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U.S. Forest Service and Coca-Cola Announce the Restoration of One Billion Liters of Water

Release No. 0194.16 Contact: Office of Communications 202-720-4623

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U.S. Forest Service and Coca-Cola Announce the Restoration of One Billion Liters of Water

WASHINGTON, Sept. 13, 2016—Agriculture Secretary Tom Vilsack and Coca-Cola North America President Sandy Douglas today announced that their partnership to restore and protect damaged watersheds on national forests achieved a milestone of one billion liters of water restored, and that the partnership will commit to double that outcome through 2018. The 13 restoration areas are located on national forest land, which provides drinking water to more than 60 million Americans, and they ensure future generations will have access to fresh water.

"This milestone that Coca-Cola, USDA and our partners have reached is just the latest example of how partnerships between the public and private sectors can reach more people, harness more innovation, and do more good than either government or businesses can achieve alone," said Vilsack. "America's 193 million acres of public forests and grasslands supply the drinking water for 60 million Americans, support approximately 200,000 full and part time jobs and contribute over $13 billion to local communities each year. This partnership is based on shared goals of ensuring healthy watersheds and public engagement that serves those local communities, and will continue to deliver on that commitment for years to come."

"A thriving watershed is critical to every community we serve and to our business," said Douglas. "Coca-Cola is on a journey and plans to continue to replenish 100 percent of the water we use in our beverages and their production and return it to nature and communities. We could not accomplish the milestone we celebrate today without the expertise, guidance and resources of the USDA, the U.S. Forest Service, the National Forest Foundation and many other organizations and community partners. In the coming years, we will continue to work together to build scale and expand these projects and partnerships."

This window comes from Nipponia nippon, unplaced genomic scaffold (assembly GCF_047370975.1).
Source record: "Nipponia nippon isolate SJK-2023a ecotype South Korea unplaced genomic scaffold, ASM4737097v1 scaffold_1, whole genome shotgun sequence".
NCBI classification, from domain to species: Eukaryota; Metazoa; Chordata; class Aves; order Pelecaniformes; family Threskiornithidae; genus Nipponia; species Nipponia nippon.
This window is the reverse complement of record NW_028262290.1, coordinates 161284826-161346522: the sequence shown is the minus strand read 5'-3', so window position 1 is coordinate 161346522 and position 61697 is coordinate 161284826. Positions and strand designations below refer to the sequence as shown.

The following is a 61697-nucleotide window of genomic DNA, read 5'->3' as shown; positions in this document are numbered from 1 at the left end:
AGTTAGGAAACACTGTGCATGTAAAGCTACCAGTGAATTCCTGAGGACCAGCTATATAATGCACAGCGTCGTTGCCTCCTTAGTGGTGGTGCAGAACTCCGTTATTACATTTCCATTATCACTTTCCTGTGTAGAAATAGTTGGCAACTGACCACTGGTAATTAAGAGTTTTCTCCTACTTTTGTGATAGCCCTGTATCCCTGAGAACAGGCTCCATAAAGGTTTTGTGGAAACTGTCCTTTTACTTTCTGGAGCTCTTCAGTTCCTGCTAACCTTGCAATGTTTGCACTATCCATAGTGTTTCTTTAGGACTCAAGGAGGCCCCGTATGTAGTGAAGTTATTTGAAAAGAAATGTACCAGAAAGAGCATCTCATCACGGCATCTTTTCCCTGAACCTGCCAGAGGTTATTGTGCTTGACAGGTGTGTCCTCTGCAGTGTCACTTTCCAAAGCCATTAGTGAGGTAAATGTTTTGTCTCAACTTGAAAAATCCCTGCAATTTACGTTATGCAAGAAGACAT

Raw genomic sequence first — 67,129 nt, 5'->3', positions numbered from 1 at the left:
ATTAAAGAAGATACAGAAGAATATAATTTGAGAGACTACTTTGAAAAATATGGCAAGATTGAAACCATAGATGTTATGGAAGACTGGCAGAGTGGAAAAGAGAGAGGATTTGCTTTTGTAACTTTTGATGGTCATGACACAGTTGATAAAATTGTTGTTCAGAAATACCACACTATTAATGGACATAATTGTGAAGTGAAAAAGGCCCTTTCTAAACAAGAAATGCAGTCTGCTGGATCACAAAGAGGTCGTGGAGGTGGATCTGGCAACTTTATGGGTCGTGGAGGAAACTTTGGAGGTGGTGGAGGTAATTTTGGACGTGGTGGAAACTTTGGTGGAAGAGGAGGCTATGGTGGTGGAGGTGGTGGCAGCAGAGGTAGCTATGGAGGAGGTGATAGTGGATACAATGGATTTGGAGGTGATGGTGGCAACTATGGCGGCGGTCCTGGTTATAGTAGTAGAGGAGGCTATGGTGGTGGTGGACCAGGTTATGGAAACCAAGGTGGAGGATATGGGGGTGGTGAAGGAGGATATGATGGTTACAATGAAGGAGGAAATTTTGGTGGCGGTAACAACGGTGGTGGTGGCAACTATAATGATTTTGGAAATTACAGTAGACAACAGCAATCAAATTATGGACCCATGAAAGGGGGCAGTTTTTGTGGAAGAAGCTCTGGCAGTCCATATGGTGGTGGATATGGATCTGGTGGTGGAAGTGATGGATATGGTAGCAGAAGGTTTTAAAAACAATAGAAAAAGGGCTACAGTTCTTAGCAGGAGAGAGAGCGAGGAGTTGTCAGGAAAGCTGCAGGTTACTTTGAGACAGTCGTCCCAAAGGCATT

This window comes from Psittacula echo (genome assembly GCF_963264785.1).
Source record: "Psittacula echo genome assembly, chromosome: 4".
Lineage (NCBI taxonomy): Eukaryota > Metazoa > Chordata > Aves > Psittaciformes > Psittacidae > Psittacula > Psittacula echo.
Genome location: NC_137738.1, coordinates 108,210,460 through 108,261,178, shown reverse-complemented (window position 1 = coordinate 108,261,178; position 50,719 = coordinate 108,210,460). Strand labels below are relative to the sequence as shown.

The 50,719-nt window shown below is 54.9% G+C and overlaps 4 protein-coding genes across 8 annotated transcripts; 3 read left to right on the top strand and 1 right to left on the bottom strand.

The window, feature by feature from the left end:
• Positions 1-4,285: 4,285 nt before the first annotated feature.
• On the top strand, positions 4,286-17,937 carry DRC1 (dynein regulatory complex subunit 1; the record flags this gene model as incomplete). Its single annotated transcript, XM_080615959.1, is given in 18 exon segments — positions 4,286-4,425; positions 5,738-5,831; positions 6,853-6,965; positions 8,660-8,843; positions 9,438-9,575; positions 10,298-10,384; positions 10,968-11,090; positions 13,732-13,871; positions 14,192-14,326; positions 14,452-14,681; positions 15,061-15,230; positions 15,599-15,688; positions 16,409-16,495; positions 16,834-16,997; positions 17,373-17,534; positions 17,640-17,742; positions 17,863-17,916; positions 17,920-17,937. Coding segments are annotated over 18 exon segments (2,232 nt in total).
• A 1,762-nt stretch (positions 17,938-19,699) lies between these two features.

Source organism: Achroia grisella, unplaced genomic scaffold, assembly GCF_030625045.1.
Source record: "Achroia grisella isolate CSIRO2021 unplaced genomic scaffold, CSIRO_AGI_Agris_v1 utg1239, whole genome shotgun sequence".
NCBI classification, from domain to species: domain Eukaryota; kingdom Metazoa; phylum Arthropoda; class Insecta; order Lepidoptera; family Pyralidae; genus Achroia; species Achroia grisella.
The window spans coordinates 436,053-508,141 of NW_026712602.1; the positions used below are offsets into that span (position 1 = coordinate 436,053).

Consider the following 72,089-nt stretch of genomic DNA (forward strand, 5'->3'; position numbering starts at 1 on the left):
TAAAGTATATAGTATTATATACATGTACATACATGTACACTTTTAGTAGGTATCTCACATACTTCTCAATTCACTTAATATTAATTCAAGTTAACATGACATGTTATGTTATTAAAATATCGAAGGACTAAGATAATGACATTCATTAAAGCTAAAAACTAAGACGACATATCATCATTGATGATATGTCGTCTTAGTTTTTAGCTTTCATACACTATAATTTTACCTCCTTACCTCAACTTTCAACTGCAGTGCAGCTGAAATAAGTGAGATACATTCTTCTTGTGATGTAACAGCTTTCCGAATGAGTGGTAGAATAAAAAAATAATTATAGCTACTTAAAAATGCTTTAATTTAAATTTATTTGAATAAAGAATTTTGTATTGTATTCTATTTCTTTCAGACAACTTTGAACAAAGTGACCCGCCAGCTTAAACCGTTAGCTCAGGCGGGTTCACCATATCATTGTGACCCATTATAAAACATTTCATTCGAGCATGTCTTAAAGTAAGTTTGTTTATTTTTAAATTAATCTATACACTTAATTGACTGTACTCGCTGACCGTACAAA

This public-private partnership includes community organizations and taps their collective expertise to address increasing stress on water resources during challenging budget times. Dozens of local communities and hundreds of volunteers and youth worked together on water resource management education and stewardship activities.

The Carson National Forest in northern New Mexico is an example of the public-private partnerships approach. Local partners worked together to help restore an alpine meadow and enhanced a natural wetland habitat. By slowing the flow of Placer Creek, a tributary of the Rio Grande, the local team helped to restore a biodiverse meadow habitat and replenish the groundwater that contributes to the City of Santa Fe, New Mexico's water supply. The meadow restoration project is expected to replenish approximately 49 million liters of water per year.

To date, Coca-Cola has contributed more than $2 million to the National Forest Foundation (NFF), a Congressionally chartered foundation, to support USDA Forest Service water restoration projects. NFF has also contributed funding, expertise and overall project management, including the meadow restoration on the Carson National Forest.

"One of the primary purposes of the 1897 Act that established our National Forests, was to ensure the long-term supply of water for our country" Forest Service Chief Tom Tidwell said. "More than 100 years later, the stewardship of these public lands for forest and watershed health continues to be essential in ensuring an adequate water supply and providing high-quality water for needs across the United States."

Project listing by National Forest (some forests have multiple projects on site)